Each Friday, we’ll bring you updates on the latest civil liberties news from Maine and the nation.

Can Bieber’s Arrest Shed Light On Our Dysfunctional Immigration Enforcement System?

Justin Bieber’s Miami-Dade County jail mug shot has been showing up all over my Facebook newsfeed this week. Bieber was charged with DUI, driving with an expired license and resisting arrest without violence – just another reason for more media obsession with his recent streak of trouble with the law. But when I saw Bieber’s face on the ACLU homepage I did a double take. Why would the ACLU be even the slightest bit interested in this teenage popstar’s latest spectacle?

Well, as you may know, Bieber is Canadian and does not have U.S. citizenship. Diana Scholl, Communications Strategist for the ACLU writes: “If convicted, another immigrant in his situation would very likely languish in immigration detention before being deported. That person—like 84 percent of people in immigration detention-- would also likely not have an immigration attorney, let alone a high-priced one.” 

And the numbers match up. According to a 2013 report by the Center on Juvenile and Criminal Justice, in the 2013 fiscal year, 151,835 immigrants without criminal convictions, like those convicted of drunk driving, marijuana possession, or other minor traffic violations, were deported. Bieber’s mug shot can be more than just a big celebrity joke. Let’s take it as a reminder that there are millions of immigrants who do not have Bieber’s resources. We need to support comprehensive immigration reform to repair our broken immigration system.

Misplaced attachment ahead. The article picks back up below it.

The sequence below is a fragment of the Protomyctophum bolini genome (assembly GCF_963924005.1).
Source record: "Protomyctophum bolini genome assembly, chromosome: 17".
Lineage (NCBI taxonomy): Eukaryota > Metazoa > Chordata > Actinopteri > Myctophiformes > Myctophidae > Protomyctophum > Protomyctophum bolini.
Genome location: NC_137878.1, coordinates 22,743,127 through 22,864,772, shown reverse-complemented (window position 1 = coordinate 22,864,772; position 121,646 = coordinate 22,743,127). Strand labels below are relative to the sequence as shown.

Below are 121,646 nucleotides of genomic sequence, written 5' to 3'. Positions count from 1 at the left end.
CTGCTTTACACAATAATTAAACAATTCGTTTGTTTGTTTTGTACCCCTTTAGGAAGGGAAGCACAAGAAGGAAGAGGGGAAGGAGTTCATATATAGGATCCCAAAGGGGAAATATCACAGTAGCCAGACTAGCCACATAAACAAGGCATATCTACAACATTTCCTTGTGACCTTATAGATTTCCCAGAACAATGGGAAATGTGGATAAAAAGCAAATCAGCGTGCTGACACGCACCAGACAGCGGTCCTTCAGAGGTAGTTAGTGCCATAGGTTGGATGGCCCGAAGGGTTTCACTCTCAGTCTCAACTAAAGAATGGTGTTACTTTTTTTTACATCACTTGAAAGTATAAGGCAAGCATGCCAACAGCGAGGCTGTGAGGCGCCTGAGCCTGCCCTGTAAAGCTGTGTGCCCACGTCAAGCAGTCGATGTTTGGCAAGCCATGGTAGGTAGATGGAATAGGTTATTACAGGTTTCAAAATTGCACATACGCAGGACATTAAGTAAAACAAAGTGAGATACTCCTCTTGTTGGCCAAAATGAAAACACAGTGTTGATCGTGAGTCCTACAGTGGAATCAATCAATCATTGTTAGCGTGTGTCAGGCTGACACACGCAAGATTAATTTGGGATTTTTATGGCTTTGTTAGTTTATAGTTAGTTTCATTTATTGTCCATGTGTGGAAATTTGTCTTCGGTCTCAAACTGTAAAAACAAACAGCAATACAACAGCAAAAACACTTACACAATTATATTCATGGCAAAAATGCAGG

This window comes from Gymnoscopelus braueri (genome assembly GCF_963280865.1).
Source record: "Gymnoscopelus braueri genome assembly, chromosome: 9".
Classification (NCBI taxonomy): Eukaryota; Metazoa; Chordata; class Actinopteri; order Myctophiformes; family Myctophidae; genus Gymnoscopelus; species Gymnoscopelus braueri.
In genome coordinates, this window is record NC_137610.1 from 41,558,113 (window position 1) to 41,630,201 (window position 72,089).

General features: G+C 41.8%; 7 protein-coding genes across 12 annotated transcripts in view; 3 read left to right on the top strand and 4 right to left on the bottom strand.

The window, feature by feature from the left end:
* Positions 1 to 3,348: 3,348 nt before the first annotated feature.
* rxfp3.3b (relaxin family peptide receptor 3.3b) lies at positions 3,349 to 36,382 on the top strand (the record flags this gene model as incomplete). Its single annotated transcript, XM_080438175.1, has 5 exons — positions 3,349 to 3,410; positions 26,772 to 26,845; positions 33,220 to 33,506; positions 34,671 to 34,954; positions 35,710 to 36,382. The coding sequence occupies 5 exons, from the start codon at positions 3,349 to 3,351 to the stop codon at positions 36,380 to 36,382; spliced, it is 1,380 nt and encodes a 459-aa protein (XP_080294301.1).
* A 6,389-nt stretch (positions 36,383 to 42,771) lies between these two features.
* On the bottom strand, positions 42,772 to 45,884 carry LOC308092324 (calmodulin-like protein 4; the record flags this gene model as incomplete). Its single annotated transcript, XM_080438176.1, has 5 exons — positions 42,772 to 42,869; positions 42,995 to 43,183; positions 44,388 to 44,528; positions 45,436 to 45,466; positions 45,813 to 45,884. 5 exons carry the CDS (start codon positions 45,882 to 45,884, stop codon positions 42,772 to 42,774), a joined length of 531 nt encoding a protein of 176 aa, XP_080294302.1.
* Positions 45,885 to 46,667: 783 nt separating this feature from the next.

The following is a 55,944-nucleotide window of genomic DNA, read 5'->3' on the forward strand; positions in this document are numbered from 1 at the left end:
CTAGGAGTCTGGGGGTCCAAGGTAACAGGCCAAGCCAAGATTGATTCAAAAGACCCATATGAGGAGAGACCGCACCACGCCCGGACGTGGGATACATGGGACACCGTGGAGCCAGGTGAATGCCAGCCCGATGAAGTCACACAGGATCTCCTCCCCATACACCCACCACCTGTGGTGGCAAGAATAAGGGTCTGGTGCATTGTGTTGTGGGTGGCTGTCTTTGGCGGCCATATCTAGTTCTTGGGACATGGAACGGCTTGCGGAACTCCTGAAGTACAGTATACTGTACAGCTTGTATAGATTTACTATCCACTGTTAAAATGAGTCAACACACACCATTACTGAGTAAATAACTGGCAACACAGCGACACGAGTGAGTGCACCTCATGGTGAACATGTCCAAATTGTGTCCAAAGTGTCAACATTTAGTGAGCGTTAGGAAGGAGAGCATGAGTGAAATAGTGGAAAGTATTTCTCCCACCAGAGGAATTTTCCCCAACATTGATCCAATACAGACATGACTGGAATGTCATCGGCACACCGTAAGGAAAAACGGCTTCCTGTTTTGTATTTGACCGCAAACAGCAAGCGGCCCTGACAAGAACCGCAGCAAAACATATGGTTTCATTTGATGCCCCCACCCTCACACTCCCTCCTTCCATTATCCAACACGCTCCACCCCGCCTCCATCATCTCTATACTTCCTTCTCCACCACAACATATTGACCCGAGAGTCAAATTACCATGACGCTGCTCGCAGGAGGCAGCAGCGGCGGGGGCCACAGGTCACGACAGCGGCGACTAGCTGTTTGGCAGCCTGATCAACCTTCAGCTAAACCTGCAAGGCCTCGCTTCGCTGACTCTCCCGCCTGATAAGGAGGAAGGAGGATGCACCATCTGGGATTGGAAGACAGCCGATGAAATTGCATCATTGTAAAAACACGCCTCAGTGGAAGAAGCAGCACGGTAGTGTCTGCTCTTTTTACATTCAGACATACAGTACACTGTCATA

Marriage Equality in Utah 

The ACLU sued the state of Utah on Tuesday to force the state to recognize the marriages of more than 1,000 same-sex couples who were legally married before a federal court struck down Utah’s bans on gay marriage.  

John Mejia, legal director of the ACLU of Utah, stated earlier this week: “These couples were legally married under Utah law and their unions must be treated the same as any other Utah marriage. Even our attorney general said that the marriages were entitled to full recognition by the state at the time they were performed.  Regardless of what ultimately happens in the federal challenge to Utah’s marriage ban, the marriages that already occurred are valid and must be recognized now.”

Read more about the lawsuit here.

Mayor, Advocates Gather in Portland to Oppose Proposed GA Rule Change

Today is the last day for people to submit testimony to the Department of Health and Human Services on a proposed rule change that would deny General Assistance to some asylum seekers and other new Mainers who don't yet qualify to work in this state. Advocates held a press conference and delivered over 2600 signtures to DHHS from Mainers opposed to the rule change, which the ACLU and others argue is unfair and unconstitutional. Read more reasons Portland Mayor Michael Brennan, business owner Jim Wellehan, and others opposed the rule change here.